Prime Minister Dr Keith Rowley says he is disappointed in what he has seen so far of Minister of Sport Darryl Smith’s Tobago trip.
You are here
Interim results, share prices and related matters
This week, we look at a number of companies and comment on their recent results, price movements and related matters.
Trinidad Cement Ltd
Particularly in the current year, investors have seen a rapid transformation in the fortunes of TCL. The most dramatic was the reduction of debt and the refinancing of its total debt of US$200 million; less than two years ago this figure was closer to US$300 million.
The exercise shown in the table suggests that TCL can and will pay a dividend for fiscal 2015. This payment can be as low as $0.22 or, if the credit on the debt restructuring exercise is included, as high as $0.39. For our purposes, we will use the lower figure.
In the worksheet, the consolidated leverage ratio is calculated as 2.93:1.00. However, if we assume that the total debt is US$200 million, which equates to $1.29 billion, then the leverage ratio improves to 2.70:1.00.
The price closed on September 30, 2015 at $3.15. Following the release of its third quarter results on October 24, 2015, the price of TCL’s shares have risen consistently. On the next trading day, October 26, 2015, the price closed at $3.30 and it continued trending upward closing at $4.00 on November 12, 2015, when 872,000 shares changed hands.
Assuming that a dividend will be paid, probably in March or April 2016, investors willing to accept a yield of 4 per cent are probably eager to pay as much as $5.50 for this share. (Projected dividend of $0.22 divided by 4.0 per cent.) On the other hand, investors, who prefer a higher yield of say 5.0 per cent, would not want to pay more than $4.40 for TCL at this time.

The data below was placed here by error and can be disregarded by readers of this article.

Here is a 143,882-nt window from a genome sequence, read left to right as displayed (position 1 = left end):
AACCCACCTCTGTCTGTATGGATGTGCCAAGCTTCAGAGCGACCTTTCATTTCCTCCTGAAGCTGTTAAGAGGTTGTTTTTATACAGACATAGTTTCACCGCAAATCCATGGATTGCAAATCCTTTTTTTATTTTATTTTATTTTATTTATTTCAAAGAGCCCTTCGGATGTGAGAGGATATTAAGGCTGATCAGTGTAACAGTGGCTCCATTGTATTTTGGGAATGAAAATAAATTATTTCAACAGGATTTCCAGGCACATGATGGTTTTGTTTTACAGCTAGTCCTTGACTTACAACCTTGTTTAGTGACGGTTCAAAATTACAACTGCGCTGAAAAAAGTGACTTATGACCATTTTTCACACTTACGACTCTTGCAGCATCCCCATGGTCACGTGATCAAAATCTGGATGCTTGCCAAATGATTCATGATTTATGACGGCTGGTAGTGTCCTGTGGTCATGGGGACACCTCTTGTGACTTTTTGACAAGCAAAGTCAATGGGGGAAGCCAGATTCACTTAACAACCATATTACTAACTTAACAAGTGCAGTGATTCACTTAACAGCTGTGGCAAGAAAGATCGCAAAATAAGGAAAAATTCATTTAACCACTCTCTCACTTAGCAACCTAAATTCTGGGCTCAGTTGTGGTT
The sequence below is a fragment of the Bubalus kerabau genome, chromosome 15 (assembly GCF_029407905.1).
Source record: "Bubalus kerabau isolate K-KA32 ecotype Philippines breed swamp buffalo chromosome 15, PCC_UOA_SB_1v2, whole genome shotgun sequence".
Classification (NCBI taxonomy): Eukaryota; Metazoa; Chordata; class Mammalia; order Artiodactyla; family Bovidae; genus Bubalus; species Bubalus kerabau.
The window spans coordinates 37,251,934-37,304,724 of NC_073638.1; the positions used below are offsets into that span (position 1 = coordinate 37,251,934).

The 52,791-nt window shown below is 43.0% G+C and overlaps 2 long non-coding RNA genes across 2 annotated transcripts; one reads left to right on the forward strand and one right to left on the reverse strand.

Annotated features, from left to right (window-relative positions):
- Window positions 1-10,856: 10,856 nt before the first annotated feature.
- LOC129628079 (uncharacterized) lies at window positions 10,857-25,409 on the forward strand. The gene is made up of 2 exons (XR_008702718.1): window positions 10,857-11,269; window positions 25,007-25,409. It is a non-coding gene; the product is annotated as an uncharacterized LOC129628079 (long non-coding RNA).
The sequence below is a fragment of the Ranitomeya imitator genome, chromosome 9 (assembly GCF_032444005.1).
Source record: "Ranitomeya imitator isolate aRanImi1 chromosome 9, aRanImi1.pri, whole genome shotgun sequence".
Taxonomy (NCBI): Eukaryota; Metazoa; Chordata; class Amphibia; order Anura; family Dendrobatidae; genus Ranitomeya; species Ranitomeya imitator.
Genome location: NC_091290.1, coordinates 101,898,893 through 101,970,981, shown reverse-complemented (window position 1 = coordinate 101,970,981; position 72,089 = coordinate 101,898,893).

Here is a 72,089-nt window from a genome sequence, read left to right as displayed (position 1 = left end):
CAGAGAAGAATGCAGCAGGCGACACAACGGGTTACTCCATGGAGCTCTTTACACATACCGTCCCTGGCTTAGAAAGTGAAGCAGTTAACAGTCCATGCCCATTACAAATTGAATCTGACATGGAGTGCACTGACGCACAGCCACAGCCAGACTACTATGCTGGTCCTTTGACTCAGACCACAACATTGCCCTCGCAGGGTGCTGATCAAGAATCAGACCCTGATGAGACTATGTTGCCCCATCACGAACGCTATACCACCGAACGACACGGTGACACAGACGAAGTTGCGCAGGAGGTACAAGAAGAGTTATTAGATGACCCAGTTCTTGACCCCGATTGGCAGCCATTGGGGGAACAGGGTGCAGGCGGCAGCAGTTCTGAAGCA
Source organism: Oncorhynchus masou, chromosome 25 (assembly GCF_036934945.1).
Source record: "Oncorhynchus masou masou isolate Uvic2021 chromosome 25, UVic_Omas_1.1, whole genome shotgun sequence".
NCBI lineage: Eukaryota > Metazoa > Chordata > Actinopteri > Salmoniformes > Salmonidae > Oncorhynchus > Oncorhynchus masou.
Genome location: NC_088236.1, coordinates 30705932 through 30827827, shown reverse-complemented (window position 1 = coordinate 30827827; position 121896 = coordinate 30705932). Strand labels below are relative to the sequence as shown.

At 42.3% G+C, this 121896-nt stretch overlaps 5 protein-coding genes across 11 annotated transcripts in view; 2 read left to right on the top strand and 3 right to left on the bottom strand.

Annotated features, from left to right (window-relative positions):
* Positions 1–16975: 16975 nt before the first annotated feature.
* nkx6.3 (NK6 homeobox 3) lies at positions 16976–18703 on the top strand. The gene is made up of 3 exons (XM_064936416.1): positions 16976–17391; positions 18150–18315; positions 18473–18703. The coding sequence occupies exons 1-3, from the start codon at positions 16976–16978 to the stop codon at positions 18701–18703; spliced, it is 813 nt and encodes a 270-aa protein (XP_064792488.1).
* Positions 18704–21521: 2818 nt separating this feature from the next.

These are some of the considerations that would continue to drive the demand, supply and price of this share in the weeks and months ahead.
Recent media reports concerning its commitment to boost profitability at Arawak Cement in Barbados and improve distribution arrangements in Jamaica with a new partner, Tank-Weld Metals, should result in additional efficiencies.
Earlier in the year, some commentators expressed their concerns. First, the pricing of the rights issue above the then-current market price was seen as a device to discourage local investor interest and facilitate the participation of Cemex, which now owns 40 per cent of TCL.
However, many shareholders bought additional shares on the secondary market at less than $2.90 and are now enjoying the benefits of that significant capital appreciation. Also, those with foresight and confidence, who bought at less than $1.00 back in April and May 2013, are now smiling from ear to ear!
In addition, the rights issue document did not provide any profit projections. This is a valid point. However, potential investors familiar with the company could have developed their own scenarios. The prospectus gave several clues, for example, the recurring annual savings of $50.00 million was disclosed. (Refer to page 50 section 7.1 of the prospectus.)